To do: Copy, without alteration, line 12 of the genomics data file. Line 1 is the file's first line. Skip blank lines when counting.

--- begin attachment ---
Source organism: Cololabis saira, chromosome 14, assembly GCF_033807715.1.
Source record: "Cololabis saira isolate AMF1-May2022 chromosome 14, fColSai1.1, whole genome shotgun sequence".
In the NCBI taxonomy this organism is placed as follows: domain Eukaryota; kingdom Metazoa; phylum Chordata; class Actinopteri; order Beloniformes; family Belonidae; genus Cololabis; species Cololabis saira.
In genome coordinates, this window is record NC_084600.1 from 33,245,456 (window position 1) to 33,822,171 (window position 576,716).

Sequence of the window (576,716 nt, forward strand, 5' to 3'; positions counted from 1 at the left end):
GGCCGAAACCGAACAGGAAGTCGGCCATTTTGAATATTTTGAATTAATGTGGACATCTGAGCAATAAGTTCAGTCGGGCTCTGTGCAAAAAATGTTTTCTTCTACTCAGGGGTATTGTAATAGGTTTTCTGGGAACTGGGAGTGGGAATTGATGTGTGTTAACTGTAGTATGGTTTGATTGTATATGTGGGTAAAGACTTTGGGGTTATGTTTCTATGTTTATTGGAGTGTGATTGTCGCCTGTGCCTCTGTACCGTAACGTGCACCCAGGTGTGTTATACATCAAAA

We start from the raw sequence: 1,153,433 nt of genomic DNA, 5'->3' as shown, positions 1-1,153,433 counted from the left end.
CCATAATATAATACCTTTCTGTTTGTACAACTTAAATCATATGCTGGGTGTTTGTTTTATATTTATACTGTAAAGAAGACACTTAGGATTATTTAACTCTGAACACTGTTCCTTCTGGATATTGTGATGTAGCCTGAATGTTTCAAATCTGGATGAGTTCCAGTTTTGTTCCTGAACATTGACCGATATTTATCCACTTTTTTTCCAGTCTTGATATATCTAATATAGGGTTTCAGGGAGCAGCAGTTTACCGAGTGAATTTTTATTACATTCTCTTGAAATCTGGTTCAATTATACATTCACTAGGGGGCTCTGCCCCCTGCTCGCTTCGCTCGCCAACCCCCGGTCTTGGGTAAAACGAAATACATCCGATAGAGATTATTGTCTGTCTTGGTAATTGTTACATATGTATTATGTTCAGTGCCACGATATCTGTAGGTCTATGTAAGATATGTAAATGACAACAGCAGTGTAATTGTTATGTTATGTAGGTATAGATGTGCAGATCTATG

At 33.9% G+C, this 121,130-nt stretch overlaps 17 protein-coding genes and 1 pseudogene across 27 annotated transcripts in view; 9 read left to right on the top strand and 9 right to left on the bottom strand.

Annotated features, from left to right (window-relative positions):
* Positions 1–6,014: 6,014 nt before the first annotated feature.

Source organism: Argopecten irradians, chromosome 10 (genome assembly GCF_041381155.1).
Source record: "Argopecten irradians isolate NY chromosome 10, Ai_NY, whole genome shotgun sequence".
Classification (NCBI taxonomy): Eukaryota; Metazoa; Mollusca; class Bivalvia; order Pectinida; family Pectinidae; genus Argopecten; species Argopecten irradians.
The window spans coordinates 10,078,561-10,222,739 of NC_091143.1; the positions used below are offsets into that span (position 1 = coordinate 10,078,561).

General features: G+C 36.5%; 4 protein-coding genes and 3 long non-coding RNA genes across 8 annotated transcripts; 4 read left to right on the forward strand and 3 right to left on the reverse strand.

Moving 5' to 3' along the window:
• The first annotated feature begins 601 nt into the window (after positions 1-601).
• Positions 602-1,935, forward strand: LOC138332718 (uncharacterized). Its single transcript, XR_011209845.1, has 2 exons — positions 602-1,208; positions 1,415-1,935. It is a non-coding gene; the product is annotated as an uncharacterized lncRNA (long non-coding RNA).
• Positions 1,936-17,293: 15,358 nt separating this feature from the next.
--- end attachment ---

Source organism: Argopecten irradians, chromosome 10 (genome assembly GCF_041381155.1).